This album, their 18th, is Clannad's first disc of new music since 1998. Actually, to say "new music" when referring to Clannad sounds wrong, since the band serves up music that, no matter how recently composed, sounds instantly old. Still, there's only two traditional songs on the album, one of which, "Citi na Cumann," closes out the set.
The band, still made up of the three Brennan siblings, Moya, Cairan and Pol, along with their uncles Noel and Padraig Duggan -- sister Enya struck out on her own a long time ago -- still sounds vital and, in a quiet way, dynamic. They sound almost the way they did back in the 1980s and '90s but have lost the new-age mystical aspect of their music that they used to play around with.
Now, they are centered more on folk and Celtic stuff, and as far as I'm concerned are much better off for it. Their sound is lush, especially on the instrumentals, and everything, vocal and instrumental alike, is as smooth and polished as a cultured pearl. The songs jaunt along, bounce like balls, the percussion popping, the basses driving the beat, the guitars and the mandola pulsing the rhythm and the flutes floating over it all like tiny elemental creatures from the shires. It's a wonderful sound, a little updated from their earlier albums but familiar enough for you to feel at home.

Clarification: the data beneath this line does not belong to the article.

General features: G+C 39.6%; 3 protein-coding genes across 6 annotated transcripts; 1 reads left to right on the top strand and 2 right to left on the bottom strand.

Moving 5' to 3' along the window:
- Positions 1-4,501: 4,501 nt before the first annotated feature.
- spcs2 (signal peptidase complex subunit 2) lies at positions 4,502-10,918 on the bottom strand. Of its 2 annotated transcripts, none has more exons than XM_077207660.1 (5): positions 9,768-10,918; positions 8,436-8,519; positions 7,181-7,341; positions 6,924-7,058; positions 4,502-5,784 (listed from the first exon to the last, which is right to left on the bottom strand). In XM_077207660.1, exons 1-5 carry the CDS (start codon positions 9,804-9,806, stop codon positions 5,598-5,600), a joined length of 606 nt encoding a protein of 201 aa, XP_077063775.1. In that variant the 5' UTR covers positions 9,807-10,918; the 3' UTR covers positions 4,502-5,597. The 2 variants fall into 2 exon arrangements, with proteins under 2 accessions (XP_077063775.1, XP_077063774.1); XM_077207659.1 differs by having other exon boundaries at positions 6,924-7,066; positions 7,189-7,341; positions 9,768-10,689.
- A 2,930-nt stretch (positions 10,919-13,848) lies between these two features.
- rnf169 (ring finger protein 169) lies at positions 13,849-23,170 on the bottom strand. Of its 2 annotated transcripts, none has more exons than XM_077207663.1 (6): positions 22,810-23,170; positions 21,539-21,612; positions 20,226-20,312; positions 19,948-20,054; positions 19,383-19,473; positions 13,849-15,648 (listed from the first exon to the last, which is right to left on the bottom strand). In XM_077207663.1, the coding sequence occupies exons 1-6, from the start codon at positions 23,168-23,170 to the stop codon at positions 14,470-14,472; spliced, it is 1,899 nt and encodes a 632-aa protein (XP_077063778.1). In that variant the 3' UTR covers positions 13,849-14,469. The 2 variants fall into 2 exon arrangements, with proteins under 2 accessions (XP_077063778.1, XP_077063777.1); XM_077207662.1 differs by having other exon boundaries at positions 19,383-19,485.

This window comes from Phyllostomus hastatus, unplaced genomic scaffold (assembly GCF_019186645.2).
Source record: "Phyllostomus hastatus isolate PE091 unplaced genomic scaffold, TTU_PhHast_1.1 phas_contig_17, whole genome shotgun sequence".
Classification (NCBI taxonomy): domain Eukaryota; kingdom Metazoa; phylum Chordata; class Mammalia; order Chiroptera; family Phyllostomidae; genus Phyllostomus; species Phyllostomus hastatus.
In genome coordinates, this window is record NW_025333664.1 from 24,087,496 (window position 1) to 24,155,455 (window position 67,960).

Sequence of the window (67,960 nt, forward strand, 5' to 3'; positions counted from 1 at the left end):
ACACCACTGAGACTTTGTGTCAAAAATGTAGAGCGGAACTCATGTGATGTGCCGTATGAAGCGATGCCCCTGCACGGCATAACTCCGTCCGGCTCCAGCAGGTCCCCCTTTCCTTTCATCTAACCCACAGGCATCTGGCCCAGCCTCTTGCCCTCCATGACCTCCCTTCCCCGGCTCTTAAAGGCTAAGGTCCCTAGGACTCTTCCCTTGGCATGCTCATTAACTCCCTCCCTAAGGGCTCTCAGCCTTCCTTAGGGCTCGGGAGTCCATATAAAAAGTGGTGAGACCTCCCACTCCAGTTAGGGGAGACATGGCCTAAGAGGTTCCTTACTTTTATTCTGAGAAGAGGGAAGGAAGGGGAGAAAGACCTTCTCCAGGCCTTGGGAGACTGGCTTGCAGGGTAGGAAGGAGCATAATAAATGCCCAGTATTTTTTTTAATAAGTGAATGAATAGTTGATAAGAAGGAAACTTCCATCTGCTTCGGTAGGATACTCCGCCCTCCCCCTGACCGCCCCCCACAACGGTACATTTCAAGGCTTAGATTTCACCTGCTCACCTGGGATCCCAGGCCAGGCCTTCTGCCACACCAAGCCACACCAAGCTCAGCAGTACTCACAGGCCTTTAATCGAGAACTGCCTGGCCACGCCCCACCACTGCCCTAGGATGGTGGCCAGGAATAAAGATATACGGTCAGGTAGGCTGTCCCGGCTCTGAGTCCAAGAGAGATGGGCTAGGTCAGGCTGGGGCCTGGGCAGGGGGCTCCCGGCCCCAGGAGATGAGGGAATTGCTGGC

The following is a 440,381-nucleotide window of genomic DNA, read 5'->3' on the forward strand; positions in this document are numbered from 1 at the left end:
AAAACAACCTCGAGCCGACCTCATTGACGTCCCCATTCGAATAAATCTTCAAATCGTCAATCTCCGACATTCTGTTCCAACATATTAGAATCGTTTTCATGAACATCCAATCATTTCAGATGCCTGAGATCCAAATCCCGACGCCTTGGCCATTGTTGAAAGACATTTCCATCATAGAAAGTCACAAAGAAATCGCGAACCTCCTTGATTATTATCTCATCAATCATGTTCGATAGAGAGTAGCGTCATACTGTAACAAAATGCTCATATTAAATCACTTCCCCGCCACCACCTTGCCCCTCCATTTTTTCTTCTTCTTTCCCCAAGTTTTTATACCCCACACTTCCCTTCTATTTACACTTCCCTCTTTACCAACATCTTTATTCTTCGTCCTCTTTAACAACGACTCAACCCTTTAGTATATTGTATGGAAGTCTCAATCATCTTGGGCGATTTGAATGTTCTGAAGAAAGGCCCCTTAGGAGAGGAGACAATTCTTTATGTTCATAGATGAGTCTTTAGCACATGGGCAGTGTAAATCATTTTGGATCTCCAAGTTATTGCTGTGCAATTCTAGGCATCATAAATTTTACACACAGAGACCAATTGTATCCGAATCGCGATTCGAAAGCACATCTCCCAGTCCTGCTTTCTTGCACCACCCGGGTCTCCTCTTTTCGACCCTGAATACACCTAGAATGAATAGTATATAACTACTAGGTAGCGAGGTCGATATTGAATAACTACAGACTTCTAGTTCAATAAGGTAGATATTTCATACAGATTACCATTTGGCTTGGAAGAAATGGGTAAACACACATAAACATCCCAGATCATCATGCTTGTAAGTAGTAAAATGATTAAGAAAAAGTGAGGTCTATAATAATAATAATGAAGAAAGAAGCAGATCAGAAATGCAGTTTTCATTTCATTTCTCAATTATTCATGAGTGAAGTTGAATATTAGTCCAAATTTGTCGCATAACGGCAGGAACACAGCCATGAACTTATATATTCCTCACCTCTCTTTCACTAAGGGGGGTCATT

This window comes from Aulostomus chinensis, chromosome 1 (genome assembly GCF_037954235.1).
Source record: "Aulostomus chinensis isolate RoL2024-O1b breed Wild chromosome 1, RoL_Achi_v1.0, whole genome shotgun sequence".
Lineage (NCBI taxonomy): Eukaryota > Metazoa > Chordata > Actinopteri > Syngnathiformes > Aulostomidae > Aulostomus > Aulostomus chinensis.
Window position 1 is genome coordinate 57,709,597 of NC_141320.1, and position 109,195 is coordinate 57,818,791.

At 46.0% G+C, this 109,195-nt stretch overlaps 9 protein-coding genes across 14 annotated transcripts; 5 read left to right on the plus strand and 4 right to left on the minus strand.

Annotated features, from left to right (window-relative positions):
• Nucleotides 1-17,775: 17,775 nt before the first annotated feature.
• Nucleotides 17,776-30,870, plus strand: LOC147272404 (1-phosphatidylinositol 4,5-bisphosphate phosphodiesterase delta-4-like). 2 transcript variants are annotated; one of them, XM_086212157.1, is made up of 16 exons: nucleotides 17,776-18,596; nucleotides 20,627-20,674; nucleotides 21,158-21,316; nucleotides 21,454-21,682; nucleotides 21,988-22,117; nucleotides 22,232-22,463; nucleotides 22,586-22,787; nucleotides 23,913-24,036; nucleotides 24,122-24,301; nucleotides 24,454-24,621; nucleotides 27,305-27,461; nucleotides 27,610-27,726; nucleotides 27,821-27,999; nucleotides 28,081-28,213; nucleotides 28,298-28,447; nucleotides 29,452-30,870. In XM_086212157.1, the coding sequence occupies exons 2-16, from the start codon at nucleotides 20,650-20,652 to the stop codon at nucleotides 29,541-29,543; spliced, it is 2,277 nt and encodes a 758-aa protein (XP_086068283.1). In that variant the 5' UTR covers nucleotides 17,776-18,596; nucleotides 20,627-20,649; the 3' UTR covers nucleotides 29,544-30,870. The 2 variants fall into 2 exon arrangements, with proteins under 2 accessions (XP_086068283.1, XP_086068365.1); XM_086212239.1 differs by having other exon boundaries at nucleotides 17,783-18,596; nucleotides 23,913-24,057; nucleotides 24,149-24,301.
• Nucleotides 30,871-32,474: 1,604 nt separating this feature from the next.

As for the vocals, well, Moya Brennan can sing the paint off a barn. Her voice glides through the songs like an fairy through the air. Most of the songs are in Gaelic, so for those of us who don't speak the language, her vocal is another lead instrument and you are able to concentrate on the music of her voice instead of the lyrics. The only problem is that when she sings in English, she can still sound as though she's singing in a foreign language; her brogue means she can be hard to understand.
Still, Clannad is about music, not words. Over repeated listenings, the English lyrics become clear and, if you're not going to give them repeated listenings, this band isn't for you anyway.
My response to Clannad's first new album in a decade and a half? Welcome back. Keep 'em coming.
At your own pace, of course.
music review by
Michael Scott Cain
8 February 2014
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